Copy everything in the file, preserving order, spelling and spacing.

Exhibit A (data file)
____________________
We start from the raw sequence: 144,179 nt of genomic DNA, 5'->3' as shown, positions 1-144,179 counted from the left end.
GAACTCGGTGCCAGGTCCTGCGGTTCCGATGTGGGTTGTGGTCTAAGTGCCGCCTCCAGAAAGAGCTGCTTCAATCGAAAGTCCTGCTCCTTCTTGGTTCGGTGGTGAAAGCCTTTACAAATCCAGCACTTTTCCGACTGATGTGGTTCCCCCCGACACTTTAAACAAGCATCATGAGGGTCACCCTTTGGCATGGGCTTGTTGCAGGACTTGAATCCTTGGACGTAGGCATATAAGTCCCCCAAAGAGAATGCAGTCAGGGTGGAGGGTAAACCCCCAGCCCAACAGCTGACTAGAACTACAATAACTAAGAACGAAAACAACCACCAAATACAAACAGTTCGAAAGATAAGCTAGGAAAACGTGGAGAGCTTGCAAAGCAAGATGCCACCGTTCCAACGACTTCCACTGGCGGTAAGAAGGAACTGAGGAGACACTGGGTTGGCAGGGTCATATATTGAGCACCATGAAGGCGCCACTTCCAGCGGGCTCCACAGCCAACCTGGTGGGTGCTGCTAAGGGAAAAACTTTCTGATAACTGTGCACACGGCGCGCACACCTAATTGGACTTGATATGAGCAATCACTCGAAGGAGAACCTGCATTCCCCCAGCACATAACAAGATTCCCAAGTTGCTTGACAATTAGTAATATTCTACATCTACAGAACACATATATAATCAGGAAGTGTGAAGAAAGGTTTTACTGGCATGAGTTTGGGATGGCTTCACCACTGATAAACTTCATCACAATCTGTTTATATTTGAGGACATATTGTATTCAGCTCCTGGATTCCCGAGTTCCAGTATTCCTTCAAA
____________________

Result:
We start from the raw sequence: 144,179 nt of genomic DNA, 5'->3' as shown, positions 1-144,179 counted from the left end.
GAACTCGGTGCCAGGTCCTGCGGTTCCGATGTGGGTTGTGGTCTAAGTGCCGCCTCCAGAAAGAGCTGCTTCAATCGAAAGTCCTGCTCCTTCTTGGTTCGGTGGTGAAAGCCTTTACAAATCCAGCACTTTTCCGACTGATGTGGTTCCCCCCGACACTTTAAACAAGCATCATGAGGGTCACCCTTTGGCATGGGCTTGTTGCAGGACTTGAATCCTTGGACGTAGGCATATAAGTCCCCCAAAGAGAATGCAGTCAGGGTGGAGGGTAAACCCCCAGCCCAACAGCTGACTAGAACTACAATAACTAAGAACGAAAACAACCACCAAATACAAACAGTTCGAAAGATAAGCTAGGAAAACGTGGAGAGCTTGCAAAGCAAGATGCCACCGTTCCAACGACTTCCACTGGCGGTAAGAAGGAACTGAGGAGACACTGGGTTGGCAGGGTCATATATTGAGCACCATGAAGGCGCCACTTCCAGCGGGCTCCACAGCCAACCTGGTGGGTGCTGCTAAGGGAAAAACTTTCTGATAACTGTGCACACGGCGCGCACACCTAATTGGACTTGATATGAGCAATCACTCGAAGGAGAACCTGCATTCCCCCAGCACATAACAAGATTCCCAAGTTGCTTGACAATTAGTAATATTCTACATCTACAGAACACATATATAATCAGGAAGTGTGAAGAAAGGTTTTACTGGCATGAGTTTGGGATGGCTTCACCACTGATAAACTTCATCACAATCTGTTTATATTTGAGGACATATTGTATTCAGCTCCTGGATTCCCGAGTTCCAGTATTCCTTCAAA